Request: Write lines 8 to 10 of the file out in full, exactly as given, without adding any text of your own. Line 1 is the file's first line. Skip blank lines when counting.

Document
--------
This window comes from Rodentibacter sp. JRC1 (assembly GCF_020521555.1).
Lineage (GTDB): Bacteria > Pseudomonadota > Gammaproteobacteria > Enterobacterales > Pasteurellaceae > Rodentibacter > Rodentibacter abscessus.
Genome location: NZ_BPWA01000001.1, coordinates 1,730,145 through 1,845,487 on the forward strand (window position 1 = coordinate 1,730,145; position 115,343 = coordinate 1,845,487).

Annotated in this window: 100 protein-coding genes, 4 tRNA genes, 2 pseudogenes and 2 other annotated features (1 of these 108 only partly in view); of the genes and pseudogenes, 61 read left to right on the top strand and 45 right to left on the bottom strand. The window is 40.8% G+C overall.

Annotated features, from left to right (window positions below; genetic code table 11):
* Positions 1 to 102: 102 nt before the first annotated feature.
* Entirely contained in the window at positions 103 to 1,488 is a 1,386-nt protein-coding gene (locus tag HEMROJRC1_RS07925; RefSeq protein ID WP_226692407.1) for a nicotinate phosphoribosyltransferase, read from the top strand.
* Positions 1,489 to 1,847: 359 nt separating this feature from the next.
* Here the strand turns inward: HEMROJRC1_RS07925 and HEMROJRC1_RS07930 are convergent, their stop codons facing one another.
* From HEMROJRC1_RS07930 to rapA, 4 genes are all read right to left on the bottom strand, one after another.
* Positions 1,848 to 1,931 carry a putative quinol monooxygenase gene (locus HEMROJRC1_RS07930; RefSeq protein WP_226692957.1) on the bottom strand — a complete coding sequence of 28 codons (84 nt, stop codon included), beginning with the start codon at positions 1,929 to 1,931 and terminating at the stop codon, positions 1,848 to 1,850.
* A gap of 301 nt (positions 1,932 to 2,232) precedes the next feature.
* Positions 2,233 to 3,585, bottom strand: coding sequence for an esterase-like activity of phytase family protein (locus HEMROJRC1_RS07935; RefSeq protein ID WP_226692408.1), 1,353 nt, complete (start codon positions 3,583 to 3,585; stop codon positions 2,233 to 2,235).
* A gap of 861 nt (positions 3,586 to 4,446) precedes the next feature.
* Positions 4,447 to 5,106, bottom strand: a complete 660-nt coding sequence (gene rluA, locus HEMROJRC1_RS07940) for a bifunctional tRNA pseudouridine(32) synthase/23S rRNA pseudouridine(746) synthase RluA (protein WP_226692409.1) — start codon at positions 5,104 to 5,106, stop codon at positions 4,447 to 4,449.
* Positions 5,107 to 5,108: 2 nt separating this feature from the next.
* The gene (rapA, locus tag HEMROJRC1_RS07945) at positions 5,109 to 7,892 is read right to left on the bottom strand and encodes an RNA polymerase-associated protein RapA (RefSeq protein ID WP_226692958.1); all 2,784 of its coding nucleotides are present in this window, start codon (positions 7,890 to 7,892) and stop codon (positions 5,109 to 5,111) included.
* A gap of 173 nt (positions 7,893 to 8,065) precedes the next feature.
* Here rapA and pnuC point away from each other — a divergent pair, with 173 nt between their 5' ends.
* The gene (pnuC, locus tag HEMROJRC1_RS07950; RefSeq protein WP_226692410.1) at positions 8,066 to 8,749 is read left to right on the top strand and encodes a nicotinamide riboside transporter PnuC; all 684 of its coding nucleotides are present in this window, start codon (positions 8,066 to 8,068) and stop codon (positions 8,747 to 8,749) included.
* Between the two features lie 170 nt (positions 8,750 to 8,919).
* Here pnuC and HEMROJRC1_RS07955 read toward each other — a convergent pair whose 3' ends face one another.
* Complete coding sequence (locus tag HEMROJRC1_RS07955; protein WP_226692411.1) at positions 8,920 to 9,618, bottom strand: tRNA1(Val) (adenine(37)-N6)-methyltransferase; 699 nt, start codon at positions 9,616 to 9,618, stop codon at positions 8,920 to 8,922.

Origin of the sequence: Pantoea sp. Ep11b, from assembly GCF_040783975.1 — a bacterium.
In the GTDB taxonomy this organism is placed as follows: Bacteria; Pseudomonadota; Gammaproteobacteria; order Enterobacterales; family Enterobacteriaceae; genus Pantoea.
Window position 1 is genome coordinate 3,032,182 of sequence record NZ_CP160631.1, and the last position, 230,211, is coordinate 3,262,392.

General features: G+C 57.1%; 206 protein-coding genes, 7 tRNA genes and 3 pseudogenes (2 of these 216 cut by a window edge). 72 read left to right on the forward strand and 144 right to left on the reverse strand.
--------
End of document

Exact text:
* Positions 1,489 to 1,847: 359 nt separating this feature from the next.
* Here the strand turns inward: HEMROJRC1_RS07925 and HEMROJRC1_RS07930 are convergent, their stop codons facing one another.
* From HEMROJRC1_RS07930 to rapA, 4 genes are all read right to left on the bottom strand, one after another.